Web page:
I already feel lighter, freer and better able to enjoy these moments of merriment and celebration. I wish the same for each and everyone of you.

Sunday, December 13, 2009

Relax, Renew and Restore this Holiday Season

By Amy Phillips-Gary

One of my favorite personal holiday traditions is to take a restorative yoga class.

If you haven't heard of restorative yoga, let me clarify. This doesn't feel like much of a class where one must study, concentrate or work hard.

Instead, it is an experience that is truly a treat. It is also one way that I relax, renew and restore my body, mind and soul during the often hectic holiday season.

During a restorative yoga class, props such as bolsters and blankets are used to support the body as fully as possible. Practitioners lay in particular poses on the floor, recline over a bolster with their feet up a wall, or even drape themselves over the seat of a folding chair.

This might sound awkward or difficult, but with the assistance of props and skilled instructors, my body feels gently stretched and almost instantly better able to relax. I always leave a restorative yoga session feeling simply blissed out!

A yoga studio in my city, Yoga on High, offers restorative yoga classes throughout the year. My husband and I create the time to enroll in one during December as a holiday present to ourselves...and to those around us because we always feel so ease-ful afterwards!

Stress mounts within just about all of us this time of year. As holly jolly as we might want to feel, grumpiness can develop and our shoulders tighten right along with it.

You probably already know the detrimental effects of stress on your body, mind and relationships. Stress can contribute to strain and conflict between you and those you love. It can also make you physically sick.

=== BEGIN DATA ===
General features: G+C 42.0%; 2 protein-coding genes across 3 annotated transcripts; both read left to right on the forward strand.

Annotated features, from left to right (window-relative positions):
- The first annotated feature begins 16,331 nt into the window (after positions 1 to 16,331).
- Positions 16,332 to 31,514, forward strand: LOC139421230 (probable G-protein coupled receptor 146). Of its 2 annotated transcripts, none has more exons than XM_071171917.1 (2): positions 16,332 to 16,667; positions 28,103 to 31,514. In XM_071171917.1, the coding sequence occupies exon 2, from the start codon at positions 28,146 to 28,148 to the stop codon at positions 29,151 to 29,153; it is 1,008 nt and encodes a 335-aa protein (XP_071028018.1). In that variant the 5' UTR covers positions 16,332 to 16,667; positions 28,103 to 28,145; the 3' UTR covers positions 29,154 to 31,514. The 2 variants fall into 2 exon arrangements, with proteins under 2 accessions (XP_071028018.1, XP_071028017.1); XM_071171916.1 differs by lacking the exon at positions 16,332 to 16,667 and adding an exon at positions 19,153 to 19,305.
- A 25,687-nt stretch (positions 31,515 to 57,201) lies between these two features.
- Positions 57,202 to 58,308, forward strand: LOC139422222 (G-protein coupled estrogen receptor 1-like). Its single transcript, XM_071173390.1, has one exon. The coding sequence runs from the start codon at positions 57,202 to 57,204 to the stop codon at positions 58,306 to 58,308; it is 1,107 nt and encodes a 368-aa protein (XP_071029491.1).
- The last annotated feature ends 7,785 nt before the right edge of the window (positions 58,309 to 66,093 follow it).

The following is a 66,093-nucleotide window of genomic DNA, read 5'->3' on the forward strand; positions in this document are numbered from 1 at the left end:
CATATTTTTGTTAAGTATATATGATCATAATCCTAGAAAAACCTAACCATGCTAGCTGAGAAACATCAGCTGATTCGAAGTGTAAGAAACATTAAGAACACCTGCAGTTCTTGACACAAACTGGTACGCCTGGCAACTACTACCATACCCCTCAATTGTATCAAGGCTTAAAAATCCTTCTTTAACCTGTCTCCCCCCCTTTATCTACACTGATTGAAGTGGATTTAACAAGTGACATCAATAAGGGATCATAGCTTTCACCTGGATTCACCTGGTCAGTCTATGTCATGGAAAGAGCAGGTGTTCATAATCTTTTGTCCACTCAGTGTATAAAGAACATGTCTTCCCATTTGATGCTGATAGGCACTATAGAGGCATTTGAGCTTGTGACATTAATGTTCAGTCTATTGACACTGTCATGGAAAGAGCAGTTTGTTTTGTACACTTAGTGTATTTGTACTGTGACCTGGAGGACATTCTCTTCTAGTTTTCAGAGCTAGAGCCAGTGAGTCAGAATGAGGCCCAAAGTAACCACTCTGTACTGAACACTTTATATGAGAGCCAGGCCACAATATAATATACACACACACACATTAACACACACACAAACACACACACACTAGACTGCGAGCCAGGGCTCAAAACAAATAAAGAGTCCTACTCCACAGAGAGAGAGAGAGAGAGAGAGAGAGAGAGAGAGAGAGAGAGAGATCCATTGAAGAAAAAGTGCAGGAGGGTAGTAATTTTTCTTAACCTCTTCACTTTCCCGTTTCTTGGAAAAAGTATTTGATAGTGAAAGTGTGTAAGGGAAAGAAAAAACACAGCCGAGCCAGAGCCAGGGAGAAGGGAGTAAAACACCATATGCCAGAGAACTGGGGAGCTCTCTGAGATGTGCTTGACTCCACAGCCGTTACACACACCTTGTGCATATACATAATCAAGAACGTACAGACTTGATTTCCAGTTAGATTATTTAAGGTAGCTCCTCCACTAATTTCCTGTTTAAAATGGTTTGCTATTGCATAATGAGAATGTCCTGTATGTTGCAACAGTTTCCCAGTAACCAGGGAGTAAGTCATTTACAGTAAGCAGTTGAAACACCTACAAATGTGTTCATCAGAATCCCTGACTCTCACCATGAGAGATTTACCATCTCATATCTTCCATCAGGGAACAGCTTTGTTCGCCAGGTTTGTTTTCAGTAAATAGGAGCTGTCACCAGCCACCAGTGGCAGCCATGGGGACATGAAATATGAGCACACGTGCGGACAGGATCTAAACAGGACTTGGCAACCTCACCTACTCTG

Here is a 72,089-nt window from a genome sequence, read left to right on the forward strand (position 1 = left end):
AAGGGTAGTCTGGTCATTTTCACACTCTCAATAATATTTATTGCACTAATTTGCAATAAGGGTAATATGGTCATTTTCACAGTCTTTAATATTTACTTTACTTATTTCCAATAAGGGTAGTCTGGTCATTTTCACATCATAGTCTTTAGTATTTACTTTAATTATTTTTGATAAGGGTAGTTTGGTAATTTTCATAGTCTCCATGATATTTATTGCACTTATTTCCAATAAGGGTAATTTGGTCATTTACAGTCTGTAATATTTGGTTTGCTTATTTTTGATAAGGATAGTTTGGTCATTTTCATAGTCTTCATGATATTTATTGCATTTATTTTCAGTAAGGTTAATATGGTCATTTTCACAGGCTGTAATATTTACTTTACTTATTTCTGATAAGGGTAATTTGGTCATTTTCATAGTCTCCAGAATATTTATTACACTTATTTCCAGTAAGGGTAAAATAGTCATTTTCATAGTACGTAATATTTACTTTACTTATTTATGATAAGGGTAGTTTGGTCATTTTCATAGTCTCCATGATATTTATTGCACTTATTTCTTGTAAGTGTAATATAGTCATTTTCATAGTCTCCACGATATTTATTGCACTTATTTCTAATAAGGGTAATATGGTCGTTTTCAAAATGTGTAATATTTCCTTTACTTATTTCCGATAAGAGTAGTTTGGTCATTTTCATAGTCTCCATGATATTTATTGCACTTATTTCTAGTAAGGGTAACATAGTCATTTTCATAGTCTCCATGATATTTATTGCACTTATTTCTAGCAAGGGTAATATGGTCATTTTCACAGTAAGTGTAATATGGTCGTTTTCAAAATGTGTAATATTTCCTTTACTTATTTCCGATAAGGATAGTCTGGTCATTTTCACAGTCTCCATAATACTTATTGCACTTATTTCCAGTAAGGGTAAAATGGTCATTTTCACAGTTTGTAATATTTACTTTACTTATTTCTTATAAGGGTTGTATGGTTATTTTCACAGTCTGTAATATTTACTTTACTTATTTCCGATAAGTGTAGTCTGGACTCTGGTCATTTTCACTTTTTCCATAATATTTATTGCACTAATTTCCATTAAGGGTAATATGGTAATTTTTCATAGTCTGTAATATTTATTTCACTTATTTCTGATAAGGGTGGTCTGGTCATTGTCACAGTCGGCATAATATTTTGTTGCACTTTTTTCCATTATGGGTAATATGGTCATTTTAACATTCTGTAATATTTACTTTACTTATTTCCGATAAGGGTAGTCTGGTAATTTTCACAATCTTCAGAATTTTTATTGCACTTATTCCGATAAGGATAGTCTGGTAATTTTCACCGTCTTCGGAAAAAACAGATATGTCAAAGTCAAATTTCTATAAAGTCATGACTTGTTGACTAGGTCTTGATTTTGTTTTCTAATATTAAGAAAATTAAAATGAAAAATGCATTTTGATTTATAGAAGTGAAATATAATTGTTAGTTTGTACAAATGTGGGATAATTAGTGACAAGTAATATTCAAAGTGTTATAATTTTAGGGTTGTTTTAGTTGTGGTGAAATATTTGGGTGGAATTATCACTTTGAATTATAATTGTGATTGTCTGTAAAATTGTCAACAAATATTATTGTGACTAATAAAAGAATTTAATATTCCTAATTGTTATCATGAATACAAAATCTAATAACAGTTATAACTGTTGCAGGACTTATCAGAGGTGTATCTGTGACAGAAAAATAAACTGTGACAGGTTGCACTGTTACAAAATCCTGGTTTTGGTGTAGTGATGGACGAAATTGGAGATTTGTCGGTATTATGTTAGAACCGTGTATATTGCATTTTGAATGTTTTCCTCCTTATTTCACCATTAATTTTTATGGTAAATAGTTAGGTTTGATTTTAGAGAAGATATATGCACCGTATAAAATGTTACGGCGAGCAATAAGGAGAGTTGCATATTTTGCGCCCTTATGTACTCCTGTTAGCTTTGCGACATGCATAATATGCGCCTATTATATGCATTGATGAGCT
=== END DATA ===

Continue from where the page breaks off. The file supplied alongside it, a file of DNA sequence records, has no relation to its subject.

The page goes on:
For this reason, I encourage everyone to make relaxing and renewing a priority-- right up there with getting your holiday cards in the mail.

If the idea of restorative yoga doesn't appeal to you, open up to other ways to relax.

I posted a list of what I call “wellness intentions” on a cork board by my bed so that every day I am reminded of my priority to incorporate relaxation into my life. Included on this list are: meditating daily and doing yoga and cardiovascular exercise several times each week.

Your wellness intentions might be very different than mine.

For example, you might not practice meditation, but you can choose to put your lists away, turn off your phone, tv and computer for even 5-10 minutes and just breathe. It's amazing how just breathing can help to loosen tension and open you up to relaxation and renewal.

Believe it or not, paying attention to what you eat and drink is another way to restore yourself.

Of course, just about all of us indulge in foods and drink we might not normally partake (or consume as much of) at holiday parties. I suggest that you join in with these celebrations and savor those food and drink treats as you desire.

But be sure that you are also treating yourself to plenty of water and whole foods the rest of the time. You might include green foods such as spirulina or wheatgrass in a smoothie to boost your immune system and enrich your body.

Give yourself the gift of relaxation this year for the holidays. Make a commitment to yourself to develop your own wellness intentions that can help your body, mind and spirit stay renewed and restored.

*For more information about Restorative Yoga, you can visit these sites:

Restorative Yoga for Body and Mind-- General Information

Videos About Restorative Yoga

Directory of Restorative Yoga Instructors

Friday, December 11, 2009

The Art of Giving

By Amy Phillips-Gary

The letters from wonderful organizations that benefit communities across the globe, homeless people and animals in my city and the environment stuff my mailbox lately. Invitations to volunteer my time or donate money are abundant.

In addition to this is the list of gifts I'm in the process of purchasing for family members. Trips to various stores and online shopping are part of my already busy day.